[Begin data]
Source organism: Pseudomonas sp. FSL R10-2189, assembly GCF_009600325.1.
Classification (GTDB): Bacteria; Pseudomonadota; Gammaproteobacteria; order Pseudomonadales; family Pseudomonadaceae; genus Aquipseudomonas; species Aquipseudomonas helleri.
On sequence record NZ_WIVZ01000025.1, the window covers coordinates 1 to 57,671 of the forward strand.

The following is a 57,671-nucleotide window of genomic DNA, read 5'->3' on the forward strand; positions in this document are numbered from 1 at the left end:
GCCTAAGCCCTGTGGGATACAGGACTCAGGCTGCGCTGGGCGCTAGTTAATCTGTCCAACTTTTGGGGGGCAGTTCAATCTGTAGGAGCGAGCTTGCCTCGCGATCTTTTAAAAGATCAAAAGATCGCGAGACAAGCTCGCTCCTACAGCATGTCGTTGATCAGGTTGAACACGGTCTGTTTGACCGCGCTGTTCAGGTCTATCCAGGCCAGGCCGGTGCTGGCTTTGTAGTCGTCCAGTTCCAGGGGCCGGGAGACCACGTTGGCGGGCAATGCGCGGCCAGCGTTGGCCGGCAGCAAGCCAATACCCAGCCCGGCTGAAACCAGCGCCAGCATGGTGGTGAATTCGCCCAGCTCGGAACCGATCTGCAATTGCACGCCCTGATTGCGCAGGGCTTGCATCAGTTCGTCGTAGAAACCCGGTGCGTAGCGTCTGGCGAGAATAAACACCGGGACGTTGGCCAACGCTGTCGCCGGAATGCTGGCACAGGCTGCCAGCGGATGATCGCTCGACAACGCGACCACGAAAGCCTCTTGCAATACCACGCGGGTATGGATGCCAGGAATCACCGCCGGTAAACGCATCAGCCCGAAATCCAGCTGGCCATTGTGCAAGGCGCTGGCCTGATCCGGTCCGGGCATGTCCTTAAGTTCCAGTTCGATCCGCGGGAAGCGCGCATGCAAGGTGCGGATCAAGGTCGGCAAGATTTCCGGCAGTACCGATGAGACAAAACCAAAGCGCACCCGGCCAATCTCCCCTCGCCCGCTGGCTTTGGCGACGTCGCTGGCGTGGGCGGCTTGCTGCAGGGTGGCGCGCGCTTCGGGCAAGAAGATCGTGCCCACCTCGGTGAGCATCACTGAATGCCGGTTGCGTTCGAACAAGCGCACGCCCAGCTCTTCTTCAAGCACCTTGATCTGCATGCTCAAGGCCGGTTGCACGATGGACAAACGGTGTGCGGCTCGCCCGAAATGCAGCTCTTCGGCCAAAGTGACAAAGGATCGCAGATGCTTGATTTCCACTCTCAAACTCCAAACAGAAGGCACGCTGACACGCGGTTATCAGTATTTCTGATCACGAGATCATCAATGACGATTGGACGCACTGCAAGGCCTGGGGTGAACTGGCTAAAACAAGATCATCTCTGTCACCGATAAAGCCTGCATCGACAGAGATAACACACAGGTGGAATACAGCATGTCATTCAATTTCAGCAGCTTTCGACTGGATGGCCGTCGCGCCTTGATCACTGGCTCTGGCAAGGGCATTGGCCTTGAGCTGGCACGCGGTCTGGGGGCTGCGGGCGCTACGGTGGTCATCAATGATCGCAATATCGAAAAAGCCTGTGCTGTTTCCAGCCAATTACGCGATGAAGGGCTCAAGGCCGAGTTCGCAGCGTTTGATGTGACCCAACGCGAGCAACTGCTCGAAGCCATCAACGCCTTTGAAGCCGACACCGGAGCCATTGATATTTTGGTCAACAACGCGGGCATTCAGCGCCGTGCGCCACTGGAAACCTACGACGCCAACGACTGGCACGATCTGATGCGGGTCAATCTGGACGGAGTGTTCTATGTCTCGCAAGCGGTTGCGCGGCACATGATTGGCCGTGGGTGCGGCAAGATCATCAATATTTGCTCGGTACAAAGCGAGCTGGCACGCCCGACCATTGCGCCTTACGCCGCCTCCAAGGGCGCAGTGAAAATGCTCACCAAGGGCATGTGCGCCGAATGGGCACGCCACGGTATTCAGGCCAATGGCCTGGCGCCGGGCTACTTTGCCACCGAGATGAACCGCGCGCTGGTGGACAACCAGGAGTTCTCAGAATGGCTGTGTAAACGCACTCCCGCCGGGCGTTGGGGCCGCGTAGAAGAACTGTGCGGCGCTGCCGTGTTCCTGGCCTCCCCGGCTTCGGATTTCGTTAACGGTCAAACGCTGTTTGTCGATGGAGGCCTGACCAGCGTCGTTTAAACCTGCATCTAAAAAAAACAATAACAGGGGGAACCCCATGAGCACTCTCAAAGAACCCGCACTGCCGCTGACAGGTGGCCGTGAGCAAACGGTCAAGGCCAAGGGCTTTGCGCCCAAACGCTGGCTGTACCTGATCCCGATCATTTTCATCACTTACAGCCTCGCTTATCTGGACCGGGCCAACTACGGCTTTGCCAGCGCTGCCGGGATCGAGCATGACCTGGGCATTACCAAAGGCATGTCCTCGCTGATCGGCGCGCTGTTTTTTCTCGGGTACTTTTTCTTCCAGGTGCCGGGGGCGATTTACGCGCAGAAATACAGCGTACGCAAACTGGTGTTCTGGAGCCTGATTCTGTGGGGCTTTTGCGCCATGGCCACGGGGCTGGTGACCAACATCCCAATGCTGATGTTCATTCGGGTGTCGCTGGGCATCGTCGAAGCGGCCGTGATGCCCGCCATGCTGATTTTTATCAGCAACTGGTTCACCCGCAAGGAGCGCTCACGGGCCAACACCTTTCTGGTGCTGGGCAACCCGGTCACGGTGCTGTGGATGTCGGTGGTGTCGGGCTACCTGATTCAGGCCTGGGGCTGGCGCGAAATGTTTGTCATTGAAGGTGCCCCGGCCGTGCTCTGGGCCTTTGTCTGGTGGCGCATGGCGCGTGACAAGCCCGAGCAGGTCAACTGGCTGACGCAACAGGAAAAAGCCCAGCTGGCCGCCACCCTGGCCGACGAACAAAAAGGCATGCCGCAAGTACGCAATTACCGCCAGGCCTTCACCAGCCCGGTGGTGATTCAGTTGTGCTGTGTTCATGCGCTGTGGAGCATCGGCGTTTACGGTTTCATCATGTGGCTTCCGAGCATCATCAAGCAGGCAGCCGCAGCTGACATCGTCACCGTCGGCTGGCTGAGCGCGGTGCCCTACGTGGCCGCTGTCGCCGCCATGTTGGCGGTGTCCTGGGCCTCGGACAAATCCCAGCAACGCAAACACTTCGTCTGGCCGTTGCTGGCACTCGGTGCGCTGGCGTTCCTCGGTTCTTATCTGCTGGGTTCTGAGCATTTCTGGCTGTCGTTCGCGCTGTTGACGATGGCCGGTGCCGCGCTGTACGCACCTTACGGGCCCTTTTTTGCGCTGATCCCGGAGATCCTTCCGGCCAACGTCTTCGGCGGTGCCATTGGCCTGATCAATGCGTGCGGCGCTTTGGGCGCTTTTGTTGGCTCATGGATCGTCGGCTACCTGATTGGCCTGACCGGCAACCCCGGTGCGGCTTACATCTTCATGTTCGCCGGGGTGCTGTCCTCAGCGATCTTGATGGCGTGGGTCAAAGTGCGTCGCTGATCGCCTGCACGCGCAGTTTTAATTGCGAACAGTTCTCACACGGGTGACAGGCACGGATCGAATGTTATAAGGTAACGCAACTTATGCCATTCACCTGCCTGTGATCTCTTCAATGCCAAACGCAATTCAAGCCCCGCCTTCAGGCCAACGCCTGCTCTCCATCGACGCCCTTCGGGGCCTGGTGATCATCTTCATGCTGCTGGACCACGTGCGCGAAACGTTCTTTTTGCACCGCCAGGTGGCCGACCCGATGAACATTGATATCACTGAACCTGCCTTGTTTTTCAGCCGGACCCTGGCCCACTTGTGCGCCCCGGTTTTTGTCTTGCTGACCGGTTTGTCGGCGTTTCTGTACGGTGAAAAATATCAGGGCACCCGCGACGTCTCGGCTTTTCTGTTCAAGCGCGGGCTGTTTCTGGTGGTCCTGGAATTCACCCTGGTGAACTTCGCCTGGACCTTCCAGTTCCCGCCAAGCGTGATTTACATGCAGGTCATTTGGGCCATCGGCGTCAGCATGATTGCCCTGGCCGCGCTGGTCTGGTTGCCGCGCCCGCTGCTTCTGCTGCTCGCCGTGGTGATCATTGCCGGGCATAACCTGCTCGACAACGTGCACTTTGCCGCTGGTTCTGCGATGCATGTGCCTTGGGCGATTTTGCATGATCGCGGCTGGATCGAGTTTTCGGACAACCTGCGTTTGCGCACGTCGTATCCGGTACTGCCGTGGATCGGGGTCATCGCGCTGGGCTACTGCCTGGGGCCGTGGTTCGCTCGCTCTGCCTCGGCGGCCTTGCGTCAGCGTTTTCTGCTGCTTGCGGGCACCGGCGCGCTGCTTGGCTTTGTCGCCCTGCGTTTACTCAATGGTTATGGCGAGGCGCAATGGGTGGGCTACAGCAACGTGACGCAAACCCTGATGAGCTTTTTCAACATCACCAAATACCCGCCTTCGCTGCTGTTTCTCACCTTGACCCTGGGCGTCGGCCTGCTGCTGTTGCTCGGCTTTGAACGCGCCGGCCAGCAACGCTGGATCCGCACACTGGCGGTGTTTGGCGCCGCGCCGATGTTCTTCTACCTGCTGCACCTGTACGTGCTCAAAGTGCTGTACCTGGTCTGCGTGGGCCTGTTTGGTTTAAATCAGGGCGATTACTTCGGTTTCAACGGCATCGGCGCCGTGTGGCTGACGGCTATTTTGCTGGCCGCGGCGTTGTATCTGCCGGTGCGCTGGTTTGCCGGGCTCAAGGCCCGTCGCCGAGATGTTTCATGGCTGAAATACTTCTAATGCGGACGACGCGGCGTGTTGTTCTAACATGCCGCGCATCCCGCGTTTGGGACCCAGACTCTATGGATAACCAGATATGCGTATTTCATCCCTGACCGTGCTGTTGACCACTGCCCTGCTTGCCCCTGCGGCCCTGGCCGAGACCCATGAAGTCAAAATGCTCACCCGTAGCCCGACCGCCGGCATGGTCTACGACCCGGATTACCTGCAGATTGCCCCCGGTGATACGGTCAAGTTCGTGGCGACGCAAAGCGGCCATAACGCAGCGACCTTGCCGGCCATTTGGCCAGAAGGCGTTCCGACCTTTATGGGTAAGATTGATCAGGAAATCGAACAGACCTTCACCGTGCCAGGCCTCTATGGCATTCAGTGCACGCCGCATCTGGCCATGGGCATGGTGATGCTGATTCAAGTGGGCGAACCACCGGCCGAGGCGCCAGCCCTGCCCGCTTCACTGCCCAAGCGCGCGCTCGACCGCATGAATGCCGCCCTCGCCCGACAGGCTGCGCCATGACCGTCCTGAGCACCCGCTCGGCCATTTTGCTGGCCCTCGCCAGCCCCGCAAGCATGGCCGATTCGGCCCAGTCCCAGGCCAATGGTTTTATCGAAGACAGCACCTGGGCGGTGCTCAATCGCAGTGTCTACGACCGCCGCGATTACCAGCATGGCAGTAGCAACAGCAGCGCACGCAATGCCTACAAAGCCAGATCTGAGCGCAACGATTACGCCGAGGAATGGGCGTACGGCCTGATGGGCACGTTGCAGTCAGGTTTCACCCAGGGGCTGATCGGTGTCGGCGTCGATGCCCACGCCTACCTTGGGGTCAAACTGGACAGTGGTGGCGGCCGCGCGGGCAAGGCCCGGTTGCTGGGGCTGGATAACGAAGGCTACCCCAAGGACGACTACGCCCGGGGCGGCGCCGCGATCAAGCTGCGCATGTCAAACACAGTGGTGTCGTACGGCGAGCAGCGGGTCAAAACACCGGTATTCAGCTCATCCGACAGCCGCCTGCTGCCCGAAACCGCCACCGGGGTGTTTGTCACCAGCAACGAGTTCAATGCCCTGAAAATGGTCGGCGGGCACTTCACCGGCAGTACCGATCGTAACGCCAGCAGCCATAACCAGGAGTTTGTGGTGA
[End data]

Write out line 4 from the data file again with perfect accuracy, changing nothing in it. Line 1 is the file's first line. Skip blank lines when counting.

The following is a 57,671-nucleotide window of genomic DNA, read 5'->3' on the forward strand; positions in this document are numbered from 1 at the left end: